Chicago: Off The Highs But Still Posts Strong Weekly Gains

22/06/12 -- Soybeans: Jul 12 Soybeans closed at USD14.42 1/2, up 4 cents; Nov 12 Soybeans closed at USD13.75 1/2, up 4 1/4 cents; Jul 12 Soybean Meal closed at USD422.00, down USD7.00; Jul 12 Soybean Oil closed at 49.74, down 7 points. For the week old crop Jul 12 beans were up 66 1/2 cents, or 5%, whilst new crop Nov 12 added 61 1/2 cents. Jul 12 meal gained USD11.90 and Jul 12 oil added 130 points. The electronic market had beans posting strong gains running into the opening of the daytime open outcry session, but most of those were given up in pre-weekend profit-taking. This is often the case in this kind of weather market, where weekend events and alterations to the latest forecasts can sometimes make things look a whole lot different on a Monday morning than they did on Friday. Funds were said to have had a quiet day and were probably about even on beans and light sellers of meal and oil - hence the lower closes on the latter two products. High prices mean that most of the 2011/12 South American crop is already sold. Indeed, Rabobank say Brazilian farmers have now sold 29% of their 2012/13 soybean crop already - and they don't start planting that until late September at the earliest!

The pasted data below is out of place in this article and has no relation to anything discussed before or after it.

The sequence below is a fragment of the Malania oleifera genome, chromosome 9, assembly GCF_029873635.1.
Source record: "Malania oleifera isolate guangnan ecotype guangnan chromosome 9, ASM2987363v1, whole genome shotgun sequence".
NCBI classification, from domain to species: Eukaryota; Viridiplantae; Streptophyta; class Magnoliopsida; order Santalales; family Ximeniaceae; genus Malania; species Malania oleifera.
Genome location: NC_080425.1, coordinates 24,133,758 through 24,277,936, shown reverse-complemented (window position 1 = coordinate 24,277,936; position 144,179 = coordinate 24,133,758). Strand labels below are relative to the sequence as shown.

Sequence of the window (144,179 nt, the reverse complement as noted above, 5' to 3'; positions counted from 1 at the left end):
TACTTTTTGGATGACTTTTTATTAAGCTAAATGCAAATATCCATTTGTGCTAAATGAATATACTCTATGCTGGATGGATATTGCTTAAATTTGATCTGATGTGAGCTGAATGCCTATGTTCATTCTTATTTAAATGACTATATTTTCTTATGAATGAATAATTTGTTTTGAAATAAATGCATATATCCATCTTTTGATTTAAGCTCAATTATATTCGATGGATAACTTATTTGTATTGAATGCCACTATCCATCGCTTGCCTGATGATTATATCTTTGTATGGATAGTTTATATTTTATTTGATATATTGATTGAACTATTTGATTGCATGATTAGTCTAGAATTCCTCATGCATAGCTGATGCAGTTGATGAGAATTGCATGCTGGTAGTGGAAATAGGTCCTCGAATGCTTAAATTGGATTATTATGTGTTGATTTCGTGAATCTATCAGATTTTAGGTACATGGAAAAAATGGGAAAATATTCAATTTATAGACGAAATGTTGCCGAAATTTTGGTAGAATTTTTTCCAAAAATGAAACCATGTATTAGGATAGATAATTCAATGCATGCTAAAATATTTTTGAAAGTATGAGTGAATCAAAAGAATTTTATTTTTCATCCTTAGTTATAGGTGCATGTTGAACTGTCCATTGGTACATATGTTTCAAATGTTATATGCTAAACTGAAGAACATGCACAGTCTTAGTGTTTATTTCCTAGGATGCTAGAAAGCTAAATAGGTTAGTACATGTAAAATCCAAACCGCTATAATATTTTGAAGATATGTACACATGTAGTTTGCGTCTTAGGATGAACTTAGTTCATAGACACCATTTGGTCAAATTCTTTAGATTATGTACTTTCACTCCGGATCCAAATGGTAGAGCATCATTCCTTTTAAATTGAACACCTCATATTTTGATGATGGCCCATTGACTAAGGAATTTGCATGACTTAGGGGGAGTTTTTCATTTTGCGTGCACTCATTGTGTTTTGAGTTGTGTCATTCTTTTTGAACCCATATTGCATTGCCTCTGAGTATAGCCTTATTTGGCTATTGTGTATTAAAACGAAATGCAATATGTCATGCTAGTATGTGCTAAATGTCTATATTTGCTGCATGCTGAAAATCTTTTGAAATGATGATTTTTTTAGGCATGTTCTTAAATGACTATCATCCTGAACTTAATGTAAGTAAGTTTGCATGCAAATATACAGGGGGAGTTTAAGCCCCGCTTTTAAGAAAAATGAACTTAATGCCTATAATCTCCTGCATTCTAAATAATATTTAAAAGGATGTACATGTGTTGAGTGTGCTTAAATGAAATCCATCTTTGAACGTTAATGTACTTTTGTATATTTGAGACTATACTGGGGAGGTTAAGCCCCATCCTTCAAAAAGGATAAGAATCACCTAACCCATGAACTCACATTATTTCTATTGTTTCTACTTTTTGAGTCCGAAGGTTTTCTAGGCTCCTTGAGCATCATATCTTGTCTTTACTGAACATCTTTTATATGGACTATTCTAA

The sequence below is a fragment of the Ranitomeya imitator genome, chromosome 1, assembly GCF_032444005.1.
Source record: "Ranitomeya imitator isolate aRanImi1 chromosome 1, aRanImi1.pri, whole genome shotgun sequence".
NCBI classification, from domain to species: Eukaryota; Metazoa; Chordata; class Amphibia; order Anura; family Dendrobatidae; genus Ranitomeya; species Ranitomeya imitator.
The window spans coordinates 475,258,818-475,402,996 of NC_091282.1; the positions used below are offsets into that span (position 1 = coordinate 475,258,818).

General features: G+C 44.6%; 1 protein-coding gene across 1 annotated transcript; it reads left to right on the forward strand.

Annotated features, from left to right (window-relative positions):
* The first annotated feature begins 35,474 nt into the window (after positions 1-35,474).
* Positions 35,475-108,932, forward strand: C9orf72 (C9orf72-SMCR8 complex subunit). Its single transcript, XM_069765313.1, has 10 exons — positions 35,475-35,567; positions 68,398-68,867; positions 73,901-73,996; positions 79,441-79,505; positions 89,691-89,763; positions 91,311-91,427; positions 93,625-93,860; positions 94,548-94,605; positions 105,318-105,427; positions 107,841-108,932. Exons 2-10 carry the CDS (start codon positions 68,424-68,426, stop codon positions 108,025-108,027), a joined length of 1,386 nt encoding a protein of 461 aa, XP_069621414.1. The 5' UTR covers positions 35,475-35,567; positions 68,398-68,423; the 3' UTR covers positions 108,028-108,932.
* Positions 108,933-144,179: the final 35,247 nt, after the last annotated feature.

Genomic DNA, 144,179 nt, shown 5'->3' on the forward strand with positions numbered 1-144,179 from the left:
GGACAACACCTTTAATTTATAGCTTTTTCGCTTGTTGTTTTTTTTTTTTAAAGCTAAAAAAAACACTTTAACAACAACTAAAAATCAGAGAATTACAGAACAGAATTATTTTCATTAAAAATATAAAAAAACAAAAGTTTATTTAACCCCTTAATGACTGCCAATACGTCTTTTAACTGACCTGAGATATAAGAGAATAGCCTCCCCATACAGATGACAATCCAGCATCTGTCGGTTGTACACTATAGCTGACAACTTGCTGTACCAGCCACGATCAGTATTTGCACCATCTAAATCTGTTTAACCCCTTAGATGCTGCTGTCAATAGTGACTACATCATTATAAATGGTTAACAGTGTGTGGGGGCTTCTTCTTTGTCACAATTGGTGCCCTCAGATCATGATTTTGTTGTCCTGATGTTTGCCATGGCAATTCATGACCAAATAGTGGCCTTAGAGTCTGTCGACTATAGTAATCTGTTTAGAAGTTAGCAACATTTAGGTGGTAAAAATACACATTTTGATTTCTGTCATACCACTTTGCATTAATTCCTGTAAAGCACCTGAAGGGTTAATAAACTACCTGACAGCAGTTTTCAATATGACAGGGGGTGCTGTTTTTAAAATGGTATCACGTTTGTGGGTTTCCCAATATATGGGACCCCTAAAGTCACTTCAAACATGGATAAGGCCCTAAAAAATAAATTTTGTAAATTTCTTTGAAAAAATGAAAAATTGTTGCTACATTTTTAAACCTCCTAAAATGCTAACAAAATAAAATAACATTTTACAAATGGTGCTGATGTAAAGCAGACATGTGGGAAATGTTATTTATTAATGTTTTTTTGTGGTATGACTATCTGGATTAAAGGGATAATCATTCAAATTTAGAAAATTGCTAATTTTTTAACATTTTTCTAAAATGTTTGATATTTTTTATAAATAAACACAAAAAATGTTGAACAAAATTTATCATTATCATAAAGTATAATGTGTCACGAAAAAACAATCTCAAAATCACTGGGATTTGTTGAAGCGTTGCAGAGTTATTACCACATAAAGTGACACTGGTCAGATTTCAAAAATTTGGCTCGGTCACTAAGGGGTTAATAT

Corn: Jul 12 Corn closed at USD5.91, up 4 1/2 cents; Dec 12 Corn closed at USD5.54, up 4 cents. For the week old crop Jul 12 was up 11 1/2 cents, with Dec 12 adding a much more impressive 48 cents, or 9.5%. As with soybeans, most of the early double digit gains were given up by the close of play - Dec 12 was 17 1/2 cents higher at one stage. Funds were estimated to have been net buyers of around 10,000 corn contracts on the day - a fair volume that you would have thought would have led to a better close than 4 cents higher. Next week has plenty of potential to provide some dramatic trade. Monday's action is likely to be dictated by weekend weather events in the US and the latest forecasts for the week ahead. Monday night we get the latest crop condition ratings from the USDA. Corn and soybeans rated good/excellent will probably see declines of 2-4 percentage points each. Then on Friday we have the USDA's June acreage and quarterly stocks reports. Most traders expect an increase in both corn and soybean planted area from the USDA's March estimates.

Wheat: Jul 12 CBOT Wheat closed at USD6.73 1/4, up 11 1/2 cents; Jul 12 KCBT Wheat closed at USD6.86, up 3 cents; Jul 12 MGEX Wheat closed at USD8.59, up 15 1/4 cents. For the week Jul 12 Chicago wheat was up 63 3/4 cents, or 10.5%, with Kansas wheat gaining 56 cents and Minneapolis adding 71 1/2 cents. So wheat was the star of the week, posting better gains than either corn or soybeans, despite the lack of a really good bullish storyline. Jul 12 Chicago wheat held on to more of it's gains than either of those two managed to do, although Dec 12 finished 6 1/2 cents higher on the day it was more than 10 cents off the intra day highs. Funds were said to have been net buyers of around 4,000 Chicago wheat contracts on the day. Reduced Russian output this year is certainly supportive, bumper crops there last year were responsible for depressing world prices last summer and autumn. Ukraine will also have a much smaller wheat crop this year, but could harvest a record corn crop. Offers of cheap Black Sea corn for new crop positions are already threatening to undermine wheat prices in Europe where wheat production estimates are now rising following plentiful spring rains.